Cybercriminals Mailing USB Flash Drives Containing Ransomware

Cyber Crime

Published on January 12, 2022

Recently, the cybercriminal group known as FIN7 has been targeting individuals with packages sent through the mail containing a fraudulent thank you letter, counterfeit Amazon gift cards and a USB flash drive. In some cases, the packages contain fictitious letters purporting to be from the US Department of Health and Human Services (HHS) providing information on COVID-19 guidelines or as forged Amazon/Best Buy thank you cards with counterfeit gift cards. The enclosed USB flash drives are typically silver with a swivel cover and imprinted with the logo "LilyGO." When plugged into a computer, the USB flash drive automatically performs keystrokes that cause the computer to be infected with malware (malicious software). Upon gaining access to the computer system, the cybercriminals move laterally in the network to obtain administrative privileges and deploy ransomware.

What can I do?

First, you should never use a USB Flash Drive that you found or that was delivered to you without requesting it. USB Flash Drives have notoriously been used to infect machines with malware.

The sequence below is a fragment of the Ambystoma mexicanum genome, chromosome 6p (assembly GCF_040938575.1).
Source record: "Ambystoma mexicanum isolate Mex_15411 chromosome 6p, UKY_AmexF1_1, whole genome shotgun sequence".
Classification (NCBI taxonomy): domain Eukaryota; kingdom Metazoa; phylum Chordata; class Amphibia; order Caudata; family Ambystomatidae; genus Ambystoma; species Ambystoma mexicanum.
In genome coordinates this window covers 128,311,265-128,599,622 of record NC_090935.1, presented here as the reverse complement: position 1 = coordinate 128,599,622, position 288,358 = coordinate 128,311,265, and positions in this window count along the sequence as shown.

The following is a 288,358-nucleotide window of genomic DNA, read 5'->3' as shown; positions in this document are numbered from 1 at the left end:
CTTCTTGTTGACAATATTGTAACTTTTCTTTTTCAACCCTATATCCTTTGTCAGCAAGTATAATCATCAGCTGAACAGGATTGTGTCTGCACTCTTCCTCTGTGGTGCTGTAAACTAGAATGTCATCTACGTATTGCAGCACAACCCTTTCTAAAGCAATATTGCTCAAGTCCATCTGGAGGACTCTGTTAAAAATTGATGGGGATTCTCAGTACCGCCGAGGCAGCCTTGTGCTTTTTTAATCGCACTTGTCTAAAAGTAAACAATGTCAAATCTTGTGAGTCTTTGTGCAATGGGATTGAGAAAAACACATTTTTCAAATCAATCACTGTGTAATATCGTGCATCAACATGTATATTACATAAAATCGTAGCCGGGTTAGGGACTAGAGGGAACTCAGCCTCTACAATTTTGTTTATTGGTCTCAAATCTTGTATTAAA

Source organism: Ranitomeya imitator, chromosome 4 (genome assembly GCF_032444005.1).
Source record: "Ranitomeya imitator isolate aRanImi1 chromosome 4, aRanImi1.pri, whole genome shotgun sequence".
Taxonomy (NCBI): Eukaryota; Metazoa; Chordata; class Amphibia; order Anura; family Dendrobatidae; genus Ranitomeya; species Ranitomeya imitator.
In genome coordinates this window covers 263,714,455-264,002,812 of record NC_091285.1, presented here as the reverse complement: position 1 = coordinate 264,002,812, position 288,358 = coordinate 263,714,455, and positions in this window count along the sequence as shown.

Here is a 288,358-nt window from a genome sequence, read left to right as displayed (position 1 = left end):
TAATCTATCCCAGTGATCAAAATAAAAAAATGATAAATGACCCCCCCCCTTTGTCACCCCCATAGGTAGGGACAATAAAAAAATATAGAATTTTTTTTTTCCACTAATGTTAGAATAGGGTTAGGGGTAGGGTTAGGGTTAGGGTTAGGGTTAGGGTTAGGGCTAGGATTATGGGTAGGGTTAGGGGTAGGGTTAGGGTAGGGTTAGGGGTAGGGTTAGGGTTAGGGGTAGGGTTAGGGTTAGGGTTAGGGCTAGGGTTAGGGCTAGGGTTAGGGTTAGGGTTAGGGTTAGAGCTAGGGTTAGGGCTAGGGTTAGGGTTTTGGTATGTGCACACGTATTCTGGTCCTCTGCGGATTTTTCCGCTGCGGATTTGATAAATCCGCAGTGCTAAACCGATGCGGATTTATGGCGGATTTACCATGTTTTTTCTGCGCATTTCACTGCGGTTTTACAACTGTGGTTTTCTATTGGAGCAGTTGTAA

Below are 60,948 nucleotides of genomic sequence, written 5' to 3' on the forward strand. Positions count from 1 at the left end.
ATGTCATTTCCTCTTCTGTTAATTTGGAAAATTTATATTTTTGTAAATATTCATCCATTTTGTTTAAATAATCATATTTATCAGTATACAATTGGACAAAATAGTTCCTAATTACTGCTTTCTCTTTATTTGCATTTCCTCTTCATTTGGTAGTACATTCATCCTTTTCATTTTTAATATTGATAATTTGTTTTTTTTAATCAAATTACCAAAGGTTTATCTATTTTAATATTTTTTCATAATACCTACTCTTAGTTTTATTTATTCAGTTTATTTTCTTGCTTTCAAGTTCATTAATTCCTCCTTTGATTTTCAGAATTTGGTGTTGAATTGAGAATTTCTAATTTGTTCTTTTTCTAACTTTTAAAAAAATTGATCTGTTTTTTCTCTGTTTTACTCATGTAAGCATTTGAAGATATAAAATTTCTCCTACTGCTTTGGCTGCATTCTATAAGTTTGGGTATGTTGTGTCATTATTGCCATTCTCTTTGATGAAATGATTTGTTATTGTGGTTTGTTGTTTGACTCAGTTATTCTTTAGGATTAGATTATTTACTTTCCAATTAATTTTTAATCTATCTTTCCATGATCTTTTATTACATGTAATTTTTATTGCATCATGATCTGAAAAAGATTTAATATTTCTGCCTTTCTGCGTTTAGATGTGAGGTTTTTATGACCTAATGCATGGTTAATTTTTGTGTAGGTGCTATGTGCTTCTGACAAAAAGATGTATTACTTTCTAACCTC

Your vigilance in identifying suspicious packages and messages is the most effective protection against these types of attacks. Please be on alert for packages with USB drives that may include letters, gift cards and other miscellaneous items. Some have reported that the USB drive has the recipient's name written on it with a marker. Others have received fraudulent follow-up emails and phone calls pressuring recipients to plug the USB flash drive into their computers.

If you receive one of these packages, please report it to the CTS Help Desk at help@duq.edu immediately. For more information about safe computing, visit duq.edu/safe-computing.

Below are two pictures of how these attacks are sent.

Amazon USB

Best Buy USB